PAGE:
Three Years On the Road – It Still Feels Like a Dream

Three years ago, I left my job and packed my bags and flew to El Nido to stay there for a month. Afterwards I flew to Beijing hoping that I could hopefully continue backpacking from there down to mainland Southeast Asia for at least six months.

The six months became seven, became a year, two years and before I knew it… three years!

I left my career not because I loathe it that much, the fact is I used to love it back then, but all changed when I first traveled overseas with my friends and afterwards got ignited more when I first backpacked in Southeast Asia on my own for six months. It was the time when I met backpackers, heard stories that blew my mind away like doing an overland trip from Beijing to Southeast Asia – I didn’t know that time that it’s possible. I heard about the ruins of Angkor, the beautiful sunsets of various islands, mountains, hills and mountains, the colorful and mysterious Sadhus of India and Nepal, the wildlife of Africa, the interesting culture of various places like Ubud, Tibet and more. I honestly don’t even know where some of the places they’ve mentioned were.

Every time I listened to their stories and every time they shared what they’ve seen, smelled, heard, tasted, my wild imagination took me to those places as if I have also been there. I traveled through them via their stories and afterwards I promised myself that I will see those places for myself. I will eat this and that, I will also walk from here to there and climb this and that and swim in the clear waters of these places.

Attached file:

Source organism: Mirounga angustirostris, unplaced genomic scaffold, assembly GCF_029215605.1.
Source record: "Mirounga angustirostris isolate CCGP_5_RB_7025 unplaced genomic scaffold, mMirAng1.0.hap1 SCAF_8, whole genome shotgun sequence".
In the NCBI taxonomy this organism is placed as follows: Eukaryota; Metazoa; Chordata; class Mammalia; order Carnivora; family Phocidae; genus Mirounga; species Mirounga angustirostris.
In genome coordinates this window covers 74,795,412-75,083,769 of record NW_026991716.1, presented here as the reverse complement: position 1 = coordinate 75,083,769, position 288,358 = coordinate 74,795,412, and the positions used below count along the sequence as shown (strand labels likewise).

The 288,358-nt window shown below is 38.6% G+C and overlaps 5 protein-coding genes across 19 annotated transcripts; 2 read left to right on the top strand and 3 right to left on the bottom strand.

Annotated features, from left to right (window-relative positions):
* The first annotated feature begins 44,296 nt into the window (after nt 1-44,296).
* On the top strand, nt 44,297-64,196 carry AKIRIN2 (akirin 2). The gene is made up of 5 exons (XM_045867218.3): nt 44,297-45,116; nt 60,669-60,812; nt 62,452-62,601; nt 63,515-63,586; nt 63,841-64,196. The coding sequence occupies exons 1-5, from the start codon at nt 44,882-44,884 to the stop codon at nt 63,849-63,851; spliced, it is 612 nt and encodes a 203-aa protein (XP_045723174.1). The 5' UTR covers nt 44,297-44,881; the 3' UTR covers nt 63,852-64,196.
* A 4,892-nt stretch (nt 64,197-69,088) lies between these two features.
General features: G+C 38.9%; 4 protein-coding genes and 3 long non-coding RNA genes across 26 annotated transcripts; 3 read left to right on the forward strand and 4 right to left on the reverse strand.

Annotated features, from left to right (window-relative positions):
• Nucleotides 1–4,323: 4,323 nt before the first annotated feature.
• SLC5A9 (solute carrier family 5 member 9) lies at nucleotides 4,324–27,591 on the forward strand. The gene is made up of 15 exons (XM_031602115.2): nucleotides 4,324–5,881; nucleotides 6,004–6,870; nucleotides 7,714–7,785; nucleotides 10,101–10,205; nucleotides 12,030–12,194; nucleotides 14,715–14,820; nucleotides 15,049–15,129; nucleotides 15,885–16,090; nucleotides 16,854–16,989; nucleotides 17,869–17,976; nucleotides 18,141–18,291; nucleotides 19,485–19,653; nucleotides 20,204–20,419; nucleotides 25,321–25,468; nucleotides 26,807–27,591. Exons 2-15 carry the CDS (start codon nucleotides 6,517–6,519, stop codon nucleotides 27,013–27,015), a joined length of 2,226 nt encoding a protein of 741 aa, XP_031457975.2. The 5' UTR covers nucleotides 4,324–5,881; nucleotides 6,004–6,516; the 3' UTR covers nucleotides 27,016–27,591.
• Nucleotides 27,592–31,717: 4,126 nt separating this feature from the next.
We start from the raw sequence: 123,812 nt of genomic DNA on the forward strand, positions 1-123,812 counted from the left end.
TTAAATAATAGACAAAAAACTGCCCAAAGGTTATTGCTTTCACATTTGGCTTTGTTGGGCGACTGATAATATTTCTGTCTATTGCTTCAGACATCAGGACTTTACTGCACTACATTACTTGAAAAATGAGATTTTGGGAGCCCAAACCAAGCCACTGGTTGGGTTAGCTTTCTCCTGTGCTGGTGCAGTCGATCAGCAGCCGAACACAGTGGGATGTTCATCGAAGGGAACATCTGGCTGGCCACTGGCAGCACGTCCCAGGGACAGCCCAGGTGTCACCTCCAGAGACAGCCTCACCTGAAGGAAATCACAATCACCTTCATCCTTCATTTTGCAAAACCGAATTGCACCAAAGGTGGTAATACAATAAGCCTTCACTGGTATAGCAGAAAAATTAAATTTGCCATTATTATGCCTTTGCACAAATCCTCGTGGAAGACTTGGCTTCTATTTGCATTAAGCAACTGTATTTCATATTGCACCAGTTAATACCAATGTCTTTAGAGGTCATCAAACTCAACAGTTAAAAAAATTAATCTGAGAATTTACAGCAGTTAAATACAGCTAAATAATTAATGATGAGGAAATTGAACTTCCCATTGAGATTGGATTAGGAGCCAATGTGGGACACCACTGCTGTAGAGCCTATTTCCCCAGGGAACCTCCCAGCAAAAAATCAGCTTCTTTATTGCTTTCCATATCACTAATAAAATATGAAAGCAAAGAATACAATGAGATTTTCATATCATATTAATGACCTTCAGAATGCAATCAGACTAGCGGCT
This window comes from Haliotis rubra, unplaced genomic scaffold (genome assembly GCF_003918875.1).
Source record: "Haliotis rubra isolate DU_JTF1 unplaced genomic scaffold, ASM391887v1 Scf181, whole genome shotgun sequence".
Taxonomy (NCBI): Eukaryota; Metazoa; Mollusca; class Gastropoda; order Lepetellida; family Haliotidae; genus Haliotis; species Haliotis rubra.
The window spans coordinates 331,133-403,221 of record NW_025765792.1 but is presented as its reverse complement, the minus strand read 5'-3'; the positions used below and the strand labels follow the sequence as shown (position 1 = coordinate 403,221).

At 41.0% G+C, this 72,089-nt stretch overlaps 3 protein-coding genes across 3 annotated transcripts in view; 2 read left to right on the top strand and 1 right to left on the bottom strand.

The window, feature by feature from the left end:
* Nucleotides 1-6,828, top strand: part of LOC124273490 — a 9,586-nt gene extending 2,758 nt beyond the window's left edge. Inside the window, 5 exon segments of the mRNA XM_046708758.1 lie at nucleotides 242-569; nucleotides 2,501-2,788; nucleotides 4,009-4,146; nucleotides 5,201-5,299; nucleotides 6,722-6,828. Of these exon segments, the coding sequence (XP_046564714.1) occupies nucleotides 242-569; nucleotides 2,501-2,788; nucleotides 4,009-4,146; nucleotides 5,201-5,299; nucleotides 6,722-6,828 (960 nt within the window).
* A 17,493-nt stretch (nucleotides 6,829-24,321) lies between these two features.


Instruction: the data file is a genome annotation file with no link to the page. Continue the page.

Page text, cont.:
It was a dream that was like wild fire eating me up inside. Often times I get frustrated feeling stuck on where I was and just contented myself with watching National Geographic and Discovery and also buying back issues of travel magazines at Booksale.

Until I couldn’t take it anymore. I left with nothing but a backpack of what was left after I sold almost everything I had. I left with a few stuff and with a huge dream!

I told myself, “I’m going to see the world, or at least some parts of it!”

That was before I left. And three years later, I’m writing this in Kathmandu after walking five hours from Nagarkot to Changu Narayan. I’ve seen another beautiful sunset and sunrise that made the Himalayan mountain range so beautiful. I saw the majestic peaks of Dorje Lhakpa and Ganesh Himal from a distance and it made me dream again… “I want to do this for as long as I can!”

In the last three years, I’ve been seeing new places every now and then, meeting people from different walks of life and culture, eating a variety of delicious foods and learning more about myself and the world we live in.

How Did the Three Years Became Possible

Maybe some of you are asking, how did the three years of travelling became possible. Let me share some stuff that I did to make this happen.